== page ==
In the context of predicting fuel ignition properties, the task of feature selection is to select a subset of wavelengths that improves model interpretability (further called correctness) and at-scale prediction performance. In a model with higher correctness, selected features must represent locations of chemical functional groups that determine fuel ignition properties, making the overall process transparent to the human operator. Involving a group of domain experts, we choose 120 wavenumbers george2001infrared that correspond to chemical bonds in different functional groups within our data and compare them to the outputs of the above-listed feature selection techniques (Section § 4). Since measured wavenumber location can deviate due to instrument noise, we generate “bins” that capture the discrete output of attribute selection methods and match it to the expected locations.

Note that each functional group stretches over certain regions of spectra, which can be identified by multiple peaks in that region. The exact locations of these peaks are unknown, however, using the literature on pure components george2001infrared that make up the mixtures, we can try to estimate their locations. Each peak is considered as a feature selected by the expert .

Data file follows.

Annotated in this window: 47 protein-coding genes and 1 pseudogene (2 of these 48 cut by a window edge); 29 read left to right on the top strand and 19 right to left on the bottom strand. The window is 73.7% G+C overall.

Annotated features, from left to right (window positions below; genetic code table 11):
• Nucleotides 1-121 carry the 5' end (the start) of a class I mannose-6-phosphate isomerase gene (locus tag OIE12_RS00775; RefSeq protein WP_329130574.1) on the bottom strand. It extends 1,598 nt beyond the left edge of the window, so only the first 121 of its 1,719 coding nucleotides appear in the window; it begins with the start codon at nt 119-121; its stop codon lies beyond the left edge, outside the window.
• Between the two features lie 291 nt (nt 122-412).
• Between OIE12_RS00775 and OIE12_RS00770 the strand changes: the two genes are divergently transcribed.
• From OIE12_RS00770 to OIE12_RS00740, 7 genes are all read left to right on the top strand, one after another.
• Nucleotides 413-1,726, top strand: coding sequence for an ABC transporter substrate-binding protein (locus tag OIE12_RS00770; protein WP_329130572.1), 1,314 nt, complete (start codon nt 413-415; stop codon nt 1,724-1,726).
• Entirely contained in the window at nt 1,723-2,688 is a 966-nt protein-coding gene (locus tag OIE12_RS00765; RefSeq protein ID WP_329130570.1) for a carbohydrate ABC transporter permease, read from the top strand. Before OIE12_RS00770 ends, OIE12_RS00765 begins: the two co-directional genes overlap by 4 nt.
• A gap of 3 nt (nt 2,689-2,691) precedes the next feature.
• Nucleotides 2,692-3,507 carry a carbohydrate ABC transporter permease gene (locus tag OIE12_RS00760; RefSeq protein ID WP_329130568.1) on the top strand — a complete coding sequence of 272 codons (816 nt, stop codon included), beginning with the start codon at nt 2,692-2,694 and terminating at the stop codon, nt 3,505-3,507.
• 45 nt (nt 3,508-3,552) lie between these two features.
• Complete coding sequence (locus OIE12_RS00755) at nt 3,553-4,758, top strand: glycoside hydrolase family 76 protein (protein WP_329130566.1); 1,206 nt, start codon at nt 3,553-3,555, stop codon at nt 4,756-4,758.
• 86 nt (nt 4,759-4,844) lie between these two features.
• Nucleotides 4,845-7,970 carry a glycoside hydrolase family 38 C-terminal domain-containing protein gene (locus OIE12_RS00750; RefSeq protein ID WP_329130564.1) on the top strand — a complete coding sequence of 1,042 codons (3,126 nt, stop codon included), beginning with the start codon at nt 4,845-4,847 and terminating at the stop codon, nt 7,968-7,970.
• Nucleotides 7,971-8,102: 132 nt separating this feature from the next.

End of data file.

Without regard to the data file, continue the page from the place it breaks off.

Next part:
Furthermore, there is a need for miniaturized spectroscopic instruments for high-profile applications in collecting the respective spectra for detailed analysis. Feature selection opens up a pathway towards such miniaturization. By selecting the important subset of wavelengths over the entire range of the spectrum, which affects the prediction performance of the output variable, it is possible to group the features into regions of importance. Once these regions are known, the spectroscopic instrument can be miniaturized by selecting filters such that the data is only collected for the important subset of wavelengths. As the scope of the spectral range has reduced, a smaller instrument could be designed for the same application without trading off the prediction accuracy. Also, another approach could be to use lower resolution instruments which would require smaller components and thus a smaller instrument.

5.2 Dataset